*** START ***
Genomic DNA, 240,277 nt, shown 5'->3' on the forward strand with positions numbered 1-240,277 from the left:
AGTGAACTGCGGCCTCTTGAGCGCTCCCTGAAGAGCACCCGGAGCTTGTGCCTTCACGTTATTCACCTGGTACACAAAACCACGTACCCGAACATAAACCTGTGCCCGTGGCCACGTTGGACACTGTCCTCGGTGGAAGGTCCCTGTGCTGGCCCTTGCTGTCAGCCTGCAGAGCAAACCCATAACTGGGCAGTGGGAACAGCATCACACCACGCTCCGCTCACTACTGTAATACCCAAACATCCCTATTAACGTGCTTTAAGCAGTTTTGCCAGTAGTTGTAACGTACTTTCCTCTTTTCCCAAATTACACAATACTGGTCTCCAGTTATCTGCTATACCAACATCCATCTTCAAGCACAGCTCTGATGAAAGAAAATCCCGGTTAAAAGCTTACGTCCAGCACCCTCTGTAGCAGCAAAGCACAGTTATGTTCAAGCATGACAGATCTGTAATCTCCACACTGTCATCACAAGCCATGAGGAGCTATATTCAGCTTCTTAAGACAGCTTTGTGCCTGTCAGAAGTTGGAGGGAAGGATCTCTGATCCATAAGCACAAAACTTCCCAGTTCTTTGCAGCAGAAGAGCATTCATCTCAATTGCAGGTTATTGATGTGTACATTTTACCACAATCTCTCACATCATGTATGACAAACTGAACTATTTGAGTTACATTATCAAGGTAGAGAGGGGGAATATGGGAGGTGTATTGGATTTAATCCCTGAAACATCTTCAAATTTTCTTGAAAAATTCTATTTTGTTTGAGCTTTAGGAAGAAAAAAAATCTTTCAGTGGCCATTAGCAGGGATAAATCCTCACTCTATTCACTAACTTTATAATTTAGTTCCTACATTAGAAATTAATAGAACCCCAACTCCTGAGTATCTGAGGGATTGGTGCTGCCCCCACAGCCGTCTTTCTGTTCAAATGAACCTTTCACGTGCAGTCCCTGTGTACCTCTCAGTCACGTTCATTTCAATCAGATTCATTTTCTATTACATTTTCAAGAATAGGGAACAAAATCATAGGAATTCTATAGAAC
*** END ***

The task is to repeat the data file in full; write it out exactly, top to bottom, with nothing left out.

Genomic DNA, 240,277 nt, shown 5'->3' on the forward strand with positions numbered 1-240,277 from the left:
AGTGAACTGCGGCCTCTTGAGCGCTCCCTGAAGAGCACCCGGAGCTTGTGCCTTCACGTTATTCACCTGGTACACAAAACCACGTACCCGAACATAAACCTGTGCCCGTGGCCACGTTGGACACTGTCCTCGGTGGAAGGTCCCTGTGCTGGCCCTTGCTGTCAGCCTGCAGAGCAAACCCATAACTGGGCAGTGGGAACAGCATCACACCACGCTCCGCTCACTACTGTAATACCCAAACATCCCTATTAACGTGCTTTAAGCAGTTTTGCCAGTAGTTGTAACGTACTTTCCTCTTTTCCCAAATTACACAATACTGGTCTCCAGTTATCTGCTATACCAACATCCATCTTCAAGCACAGCTCTGATGAAAGAAAATCCCGGTTAAAAGCTTACGTCCAGCACCCTCTGTAGCAGCAAAGCACAGTTATGTTCAAGCATGACAGATCTGTAATCTCCACACTGTCATCACAAGCCATGAGGAGCTATATTCAGCTTCTTAAGACAGCTTTGTGCCTGTCAGAAGTTGGAGGGAAGGATCTCTGATCCATAAGCACAAAACTTCCCAGTTCTTTGCAGCAGAAGAGCATTCATCTCAATTGCAGGTTATTGATGTGTACATTTTACCACAATCTCTCACATCATGTATGACAAACTGAACTATTTGAGTTACATTATCAAGGTAGAGAGGGGGAATATGGGAGGTGTATTGGATTTAATCCCTGAAACATCTTCAAATTTTCTTGAAAAATTCTATTTTGTTTGAGCTTTAGGAAGAAAAAAAATCTTTCAGTGGCCATTAGCAGGGATAAATCCTCACTCTATTCACTAACTTTATAATTTAGTTCCTACATTAGAAATTAATAGAACCCCAACTCCTGAGTATCTGAGGGATTGGTGCTGCCCCCACAGCCGTCTTTCTGTTCAAATGAACCTTTCACGTGCAGTCCCTGTGTACCTCTCAGTCACGTTCATTTCAATCAGATTCATTTTCTATTACATTTTCAAGAATAGGGAACAAAATCATAGGAATTCTATAGAAC